Concepts of circularity demand that nutrients flows are circular, with a minimum amount of loss. Circularity in agriculture poses questions about the scale at which circularity is possible and how local production needs to be. Insights in current flows of nutrients may help to understand which nutrient cycles are broken and what the options are to restore circularity. For example, grains for Dutch bread are often sourced from elsewhere, whereas home-grown grains are mostly used as feed. Can we need to grow our own quality wheat for bread baking, and if so, what does this mean for current feed supply? Or do we need to change consumption patterns and promote traditional products like oats and rye bread? For tropical foods that we need for day-to-day addictions (coffee, chocolate) we do not have many alternatives. What are the options for circularity in these tropical production systems?
In this project, you will quantify sources and flows of foreign food for urban areas and feeds for animals in the Netherlands and the EU, differentiating between foods with an alternative within the EU and those without. You will quantify current N and P flows, evaluate limitations and provide options for a more circular agriculture. The objective of this study is to gain insight in current net nutrient flows and evaluate which technical measures are possible and which structural adjustments, with respect to the location of production, are providing solutions.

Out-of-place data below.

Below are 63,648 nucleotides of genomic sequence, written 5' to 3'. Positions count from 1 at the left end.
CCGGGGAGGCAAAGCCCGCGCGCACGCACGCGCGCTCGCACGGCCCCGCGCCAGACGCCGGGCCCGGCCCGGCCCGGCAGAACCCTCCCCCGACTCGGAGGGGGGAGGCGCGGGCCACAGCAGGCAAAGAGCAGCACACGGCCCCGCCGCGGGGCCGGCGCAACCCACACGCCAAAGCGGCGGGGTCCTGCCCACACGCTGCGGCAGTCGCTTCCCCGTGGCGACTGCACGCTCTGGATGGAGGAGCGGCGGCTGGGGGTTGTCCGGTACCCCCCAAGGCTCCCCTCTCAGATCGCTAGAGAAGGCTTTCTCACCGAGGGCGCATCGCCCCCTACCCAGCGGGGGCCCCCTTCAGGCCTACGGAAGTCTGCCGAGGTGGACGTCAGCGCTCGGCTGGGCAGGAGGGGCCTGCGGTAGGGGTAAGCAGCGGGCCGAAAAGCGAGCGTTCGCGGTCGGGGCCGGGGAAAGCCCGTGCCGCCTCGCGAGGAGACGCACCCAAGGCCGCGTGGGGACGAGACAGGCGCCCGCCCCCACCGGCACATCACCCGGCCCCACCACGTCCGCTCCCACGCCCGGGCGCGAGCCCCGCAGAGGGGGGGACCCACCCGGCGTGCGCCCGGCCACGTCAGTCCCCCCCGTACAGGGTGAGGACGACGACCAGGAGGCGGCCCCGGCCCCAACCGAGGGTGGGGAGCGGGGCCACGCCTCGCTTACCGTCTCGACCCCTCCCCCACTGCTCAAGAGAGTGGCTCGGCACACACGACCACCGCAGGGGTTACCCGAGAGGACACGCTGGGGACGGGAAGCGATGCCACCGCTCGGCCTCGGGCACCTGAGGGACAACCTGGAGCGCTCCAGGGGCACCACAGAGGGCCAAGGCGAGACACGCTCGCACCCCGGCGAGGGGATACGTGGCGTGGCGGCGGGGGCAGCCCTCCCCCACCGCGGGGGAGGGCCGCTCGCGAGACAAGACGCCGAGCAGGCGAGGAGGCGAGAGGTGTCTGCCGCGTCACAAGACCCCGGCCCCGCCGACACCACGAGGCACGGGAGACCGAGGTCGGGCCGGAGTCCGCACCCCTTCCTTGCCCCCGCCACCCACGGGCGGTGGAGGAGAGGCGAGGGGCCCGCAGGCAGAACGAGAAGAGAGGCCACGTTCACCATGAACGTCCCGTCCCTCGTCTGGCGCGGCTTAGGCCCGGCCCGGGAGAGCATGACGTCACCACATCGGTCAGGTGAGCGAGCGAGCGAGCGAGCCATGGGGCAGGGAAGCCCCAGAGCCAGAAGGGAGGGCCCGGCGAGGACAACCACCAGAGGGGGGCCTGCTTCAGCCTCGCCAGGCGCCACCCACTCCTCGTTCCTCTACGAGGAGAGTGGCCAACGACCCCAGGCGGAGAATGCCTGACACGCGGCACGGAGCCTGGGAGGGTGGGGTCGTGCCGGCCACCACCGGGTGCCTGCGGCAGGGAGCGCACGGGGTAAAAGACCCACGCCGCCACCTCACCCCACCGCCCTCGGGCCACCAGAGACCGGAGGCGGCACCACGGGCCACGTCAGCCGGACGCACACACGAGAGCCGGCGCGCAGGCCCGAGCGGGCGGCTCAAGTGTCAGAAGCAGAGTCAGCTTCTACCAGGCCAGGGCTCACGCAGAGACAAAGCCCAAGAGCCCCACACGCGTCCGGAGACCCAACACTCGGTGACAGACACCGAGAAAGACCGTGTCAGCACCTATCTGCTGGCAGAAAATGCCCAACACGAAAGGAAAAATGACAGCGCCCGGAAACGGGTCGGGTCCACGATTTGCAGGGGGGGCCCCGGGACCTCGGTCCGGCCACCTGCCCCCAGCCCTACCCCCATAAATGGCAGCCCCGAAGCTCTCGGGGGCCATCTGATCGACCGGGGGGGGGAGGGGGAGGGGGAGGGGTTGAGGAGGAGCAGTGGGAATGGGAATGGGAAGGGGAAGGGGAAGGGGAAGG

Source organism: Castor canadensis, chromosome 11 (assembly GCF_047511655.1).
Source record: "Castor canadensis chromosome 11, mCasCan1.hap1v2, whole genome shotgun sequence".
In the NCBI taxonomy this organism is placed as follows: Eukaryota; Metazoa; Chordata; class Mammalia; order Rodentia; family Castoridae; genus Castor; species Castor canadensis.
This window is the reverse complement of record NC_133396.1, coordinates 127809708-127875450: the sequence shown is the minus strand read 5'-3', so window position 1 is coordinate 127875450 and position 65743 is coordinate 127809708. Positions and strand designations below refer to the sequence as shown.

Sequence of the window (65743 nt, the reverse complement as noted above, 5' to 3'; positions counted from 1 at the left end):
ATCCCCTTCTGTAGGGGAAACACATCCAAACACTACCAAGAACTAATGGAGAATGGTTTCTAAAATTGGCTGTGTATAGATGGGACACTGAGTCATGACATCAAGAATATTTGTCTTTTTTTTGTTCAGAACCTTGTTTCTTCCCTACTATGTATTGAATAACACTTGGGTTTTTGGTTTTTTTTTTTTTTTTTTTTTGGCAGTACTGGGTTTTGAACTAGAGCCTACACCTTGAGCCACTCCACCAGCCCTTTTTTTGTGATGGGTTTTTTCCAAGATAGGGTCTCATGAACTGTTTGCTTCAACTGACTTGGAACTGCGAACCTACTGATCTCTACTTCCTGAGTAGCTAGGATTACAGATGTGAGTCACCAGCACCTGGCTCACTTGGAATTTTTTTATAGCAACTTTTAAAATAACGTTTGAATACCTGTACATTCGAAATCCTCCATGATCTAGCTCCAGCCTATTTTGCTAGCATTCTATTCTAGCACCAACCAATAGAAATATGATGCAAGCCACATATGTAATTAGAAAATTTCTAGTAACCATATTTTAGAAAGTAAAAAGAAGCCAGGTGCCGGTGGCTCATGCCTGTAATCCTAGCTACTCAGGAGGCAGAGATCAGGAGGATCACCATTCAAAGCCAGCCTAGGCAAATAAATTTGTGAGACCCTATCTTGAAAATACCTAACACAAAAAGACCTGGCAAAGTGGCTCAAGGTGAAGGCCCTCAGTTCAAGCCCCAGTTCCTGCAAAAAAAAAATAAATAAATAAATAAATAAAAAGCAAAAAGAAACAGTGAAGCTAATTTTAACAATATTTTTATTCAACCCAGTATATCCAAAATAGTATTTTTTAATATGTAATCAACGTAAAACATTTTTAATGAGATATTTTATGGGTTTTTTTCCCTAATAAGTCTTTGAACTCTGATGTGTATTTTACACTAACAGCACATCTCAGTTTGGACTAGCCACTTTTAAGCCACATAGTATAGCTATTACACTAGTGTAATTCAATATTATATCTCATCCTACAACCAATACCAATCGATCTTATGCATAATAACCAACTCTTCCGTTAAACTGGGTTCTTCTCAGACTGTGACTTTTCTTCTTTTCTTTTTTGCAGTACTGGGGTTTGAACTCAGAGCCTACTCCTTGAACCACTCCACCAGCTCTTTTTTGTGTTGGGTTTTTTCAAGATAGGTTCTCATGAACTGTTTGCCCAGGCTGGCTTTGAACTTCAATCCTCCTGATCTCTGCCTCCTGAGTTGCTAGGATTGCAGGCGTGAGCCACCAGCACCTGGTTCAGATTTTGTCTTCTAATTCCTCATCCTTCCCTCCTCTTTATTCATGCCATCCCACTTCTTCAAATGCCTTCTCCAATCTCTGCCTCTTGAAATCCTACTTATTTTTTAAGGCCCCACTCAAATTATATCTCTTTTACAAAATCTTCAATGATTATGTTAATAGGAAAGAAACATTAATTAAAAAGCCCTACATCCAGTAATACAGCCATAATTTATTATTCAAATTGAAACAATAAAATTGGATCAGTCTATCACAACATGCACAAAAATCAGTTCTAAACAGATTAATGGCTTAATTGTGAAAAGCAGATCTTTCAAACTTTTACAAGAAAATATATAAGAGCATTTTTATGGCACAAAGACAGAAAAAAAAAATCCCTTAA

I.J.M. de Boer, M.K. van Ittersum, 2019. Circularity in agricultural production. Wageningen University.
Conijn, J. G., P. S. Bindraban, J. J. Schröder and R. E. E. Jongschaap (2018). "Can our global food system meet food demand within planetary boundaries?" 251: 244-256.
Cordell, D., J. O. Drangert and S. White (2009). "The story of phosphorus: Global food security and food for thought." 19(2): 292-305.
Sattari, S. Z. (2014). PhD thesis, Wageningen University.
Smit, A. L., J. C. van Middelkoop, W. van Dijk and H. van Reuler (2015). "A substance flow analysis of phosphorus in the food production, processing and consumption system of the Netherlands." 103(1): 1-13.
A successful completion of the course Analysing Sustainability of Farming Systems or QUALUS. Ability to use R or a strong interest in learning it is required.
Martin van Ittersum 0317-482382 firstname.lastname@example.org
Tom Schut 0317-482454 Tom.email@example.com